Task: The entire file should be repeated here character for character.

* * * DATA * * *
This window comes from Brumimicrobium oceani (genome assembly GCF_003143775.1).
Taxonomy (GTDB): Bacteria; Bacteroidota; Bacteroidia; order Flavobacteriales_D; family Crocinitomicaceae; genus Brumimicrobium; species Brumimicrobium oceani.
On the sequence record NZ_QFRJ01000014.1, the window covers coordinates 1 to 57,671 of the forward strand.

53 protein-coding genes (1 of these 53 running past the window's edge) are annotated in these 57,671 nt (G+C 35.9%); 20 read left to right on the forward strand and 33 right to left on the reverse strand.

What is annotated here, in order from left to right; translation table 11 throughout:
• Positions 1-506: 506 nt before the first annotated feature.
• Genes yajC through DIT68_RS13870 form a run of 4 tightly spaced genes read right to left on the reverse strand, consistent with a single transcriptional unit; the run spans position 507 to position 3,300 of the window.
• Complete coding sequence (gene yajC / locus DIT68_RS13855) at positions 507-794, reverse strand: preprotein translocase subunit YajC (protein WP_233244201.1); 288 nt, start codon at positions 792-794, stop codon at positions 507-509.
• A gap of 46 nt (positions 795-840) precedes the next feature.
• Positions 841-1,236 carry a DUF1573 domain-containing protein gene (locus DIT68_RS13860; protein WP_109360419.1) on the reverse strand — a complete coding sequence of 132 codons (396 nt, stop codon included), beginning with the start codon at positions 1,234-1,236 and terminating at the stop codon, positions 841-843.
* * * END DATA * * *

This window comes from Brumimicrobium oceani (genome assembly GCF_003143775.1).
Taxonomy (GTDB): Bacteria; Bacteroidota; Bacteroidia; order Flavobacteriales_D; family Crocinitomicaceae; genus Brumimicrobium; species Brumimicrobium oceani.
On the sequence record NZ_QFRJ01000014.1, the window covers coordinates 1 to 57,671 of the forward strand.

53 protein-coding genes (1 of these 53 running past the window's edge) are annotated in these 57,671 nt (G+C 35.9%); 20 read left to right on the forward strand and 33 right to left on the reverse strand.

What is annotated here, in order from left to right; translation table 11 throughout:
• Positions 1-506: 506 nt before the first annotated feature.
• Genes yajC through DIT68_RS13870 form a run of 4 tightly spaced genes read right to left on the reverse strand, consistent with a single transcriptional unit; the run spans position 507 to position 3,300 of the window.
• Complete coding sequence (gene yajC / locus DIT68_RS13855) at positions 507-794, reverse strand: preprotein translocase subunit YajC (protein WP_233244201.1); 288 nt, start codon at positions 792-794, stop codon at positions 507-509.
• A gap of 46 nt (positions 795-840) precedes the next feature.
• Positions 841-1,236 carry a DUF1573 domain-containing protein gene (locus DIT68_RS13860; protein WP_109360419.1) on the reverse strand — a complete coding sequence of 132 codons (396 nt, stop codon included), beginning with the start codon at positions 1,234-1,236 and terminating at the stop codon, positions 841-843.